“We came within an eyelash of running the table.”

And he’s not wrong. Ken Sim, founder and CEO of homecare provider Nurse Next Door and bagel chain Rosemary Rocksalt, is just two months removed from having come within 957 votes of being the mayor of Vancouver. With five NPA Vancouver councillors, Sim would have led a majority, and thus the face of municipal (and perhaps regional) politics might look very different than it does today.

Having returned to regular family and business life, he goes deep with Gord in this revealing conversation. They discuss the day he got the call from NPA leadership, the big names he spoke to as he mulled his decision (and who finally convinced him to run), his experiences on the campaign trail, his thoughts about the downtown eastside, and what he believes are the major policy priorities for the city.

And more importantly — what does the future hold for Ken Sim?

"Classic NPA", with Ken Sim

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  1. Pretty typical responses from a conservative candidate, and it made it more clear that Mr. Sim wasn’t really prepared to be mayor.

    Everything will be fixed by getting our “fiscal house in order”, but he is unable to articulate what’s wrong in the house apart from the communications budget. Meantime, people are asking for and politicians are promising more consultation led by those communications staff. And also not surprisingly, he is unable to tell us definitively what programs he considers unnecessary because he hasn’t “gone into the details”. If you’re indeed going to (try to) reduce taxes, you have to be prepared to tell us how you’re going to do that. What’s on the chopping block? Are you prepared to tell people that they don’t really need those programs they use? Oh, and in the meantime, we’re going to increase the horticulture budget because people think the grass gets too long and there aren’t enough flowers in the parks. I’m pretty sure if he had been elected into office, he would have found it a bit more challenging to figure out what to get rid of.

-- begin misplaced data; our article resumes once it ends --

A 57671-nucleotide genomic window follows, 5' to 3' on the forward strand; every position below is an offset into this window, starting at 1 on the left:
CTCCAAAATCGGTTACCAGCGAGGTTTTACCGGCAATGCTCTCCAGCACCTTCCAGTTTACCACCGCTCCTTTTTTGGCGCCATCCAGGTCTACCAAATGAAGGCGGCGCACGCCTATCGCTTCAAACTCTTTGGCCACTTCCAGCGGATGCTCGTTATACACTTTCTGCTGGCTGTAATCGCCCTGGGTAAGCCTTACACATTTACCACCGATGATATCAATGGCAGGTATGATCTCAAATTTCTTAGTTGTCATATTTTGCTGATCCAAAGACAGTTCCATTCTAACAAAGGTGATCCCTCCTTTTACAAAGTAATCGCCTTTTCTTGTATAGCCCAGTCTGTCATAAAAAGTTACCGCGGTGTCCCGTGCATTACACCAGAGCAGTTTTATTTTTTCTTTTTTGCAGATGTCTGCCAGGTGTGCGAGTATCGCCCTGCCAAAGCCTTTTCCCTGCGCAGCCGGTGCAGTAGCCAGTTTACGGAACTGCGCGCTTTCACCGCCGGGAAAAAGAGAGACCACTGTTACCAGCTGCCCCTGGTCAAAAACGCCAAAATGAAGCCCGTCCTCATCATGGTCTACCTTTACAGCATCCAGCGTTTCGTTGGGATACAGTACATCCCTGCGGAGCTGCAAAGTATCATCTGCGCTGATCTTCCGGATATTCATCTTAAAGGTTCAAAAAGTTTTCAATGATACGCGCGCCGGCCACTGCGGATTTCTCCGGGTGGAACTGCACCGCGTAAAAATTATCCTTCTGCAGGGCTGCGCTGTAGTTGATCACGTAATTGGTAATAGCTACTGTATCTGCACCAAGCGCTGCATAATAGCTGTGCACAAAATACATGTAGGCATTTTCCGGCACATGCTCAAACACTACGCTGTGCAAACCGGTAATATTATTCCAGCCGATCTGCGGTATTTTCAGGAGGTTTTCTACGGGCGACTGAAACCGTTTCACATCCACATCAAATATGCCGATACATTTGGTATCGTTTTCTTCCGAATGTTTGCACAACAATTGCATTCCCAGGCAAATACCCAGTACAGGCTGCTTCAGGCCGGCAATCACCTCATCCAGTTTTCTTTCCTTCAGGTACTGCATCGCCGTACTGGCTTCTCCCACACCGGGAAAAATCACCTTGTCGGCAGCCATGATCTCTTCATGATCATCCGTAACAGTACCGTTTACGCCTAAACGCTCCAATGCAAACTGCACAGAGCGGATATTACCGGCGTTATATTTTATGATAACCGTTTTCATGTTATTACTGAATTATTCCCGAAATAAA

If you do get to interview him again, please delve into his campaign statements that he would essentially give a veto to neighbourhoods on new developments, affordable housing, and density. How would that work exactly?

    1. And Kennedy Stewart is any better? It is pretty obvious the city’s fiscal house isn’t in order when we’re getting a tax increase double the rate of inflation.

      1. I didn’t suggest Kennedy Stewart is better. But it’s pretty troubling and all too common when a (former) candidate suggests that the city is a financial mess but then shows no particular understanding of the city’s budget or finances and has no well-thought suggestions for how the supposed mess will be cleaned up. Especially troubling when it’s the candidate’s only talking point and when he suggests that his main idea is going to fix pretty much all of the city’s issues.

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